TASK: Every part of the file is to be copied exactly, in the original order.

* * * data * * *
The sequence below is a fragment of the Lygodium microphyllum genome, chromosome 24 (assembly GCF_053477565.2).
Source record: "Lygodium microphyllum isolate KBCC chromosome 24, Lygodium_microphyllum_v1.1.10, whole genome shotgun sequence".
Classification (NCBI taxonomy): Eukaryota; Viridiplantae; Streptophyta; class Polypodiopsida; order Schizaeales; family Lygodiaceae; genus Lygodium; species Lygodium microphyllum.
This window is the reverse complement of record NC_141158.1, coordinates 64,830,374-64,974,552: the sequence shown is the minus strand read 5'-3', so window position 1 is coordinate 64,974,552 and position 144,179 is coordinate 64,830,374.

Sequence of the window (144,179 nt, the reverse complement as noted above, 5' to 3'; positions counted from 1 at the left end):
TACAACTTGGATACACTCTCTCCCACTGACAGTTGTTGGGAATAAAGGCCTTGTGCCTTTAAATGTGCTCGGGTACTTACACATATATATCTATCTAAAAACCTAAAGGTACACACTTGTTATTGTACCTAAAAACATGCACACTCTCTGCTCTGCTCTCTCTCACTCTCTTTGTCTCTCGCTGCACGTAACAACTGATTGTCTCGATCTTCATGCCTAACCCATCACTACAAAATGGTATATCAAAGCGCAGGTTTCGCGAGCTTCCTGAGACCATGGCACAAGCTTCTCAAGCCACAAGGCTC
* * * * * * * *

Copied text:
The sequence below is a fragment of the Lygodium microphyllum genome, chromosome 24 (assembly GCF_053477565.2).
Source record: "Lygodium microphyllum isolate KBCC chromosome 24, Lygodium_microphyllum_v1.1.10, whole genome shotgun sequence".
Classification (NCBI taxonomy): Eukaryota; Viridiplantae; Streptophyta; class Polypodiopsida; order Schizaeales; family Lygodiaceae; genus Lygodium; species Lygodium microphyllum.
This window is the reverse complement of record NC_141158.1, coordinates 64,830,374-64,974,552: the sequence shown is the minus strand read 5'-3', so window position 1 is coordinate 64,974,552 and position 144,179 is coordinate 64,830,374.

Sequence of the window (144,179 nt, the reverse complement as noted above, 5' to 3'; positions counted from 1 at the left end):
TACAACTTGGATACACTCTCTCCCACTGACAGTTGTTGGGAATAAAGGCCTTGTGCCTTTAAATGTGCTCGGGTACTTACACATATATATCTATCTAAAAACCTAAAGGTACACACTTGTTATTGTACCTAAAAACATGCACACTCTCTGCTCTGCTCTCTCTCACTCTCTTTGTCTCTCGCTGCACGTAACAACTGATTGTCTCGATCTTCATGCCTAACCCATCACTACAAAATGGTATATCAAAGCGCAGGTTTCGCGAGCTTCCTGAGACCATGGCACAAGCTTCTCAAGCCACAAGGCTC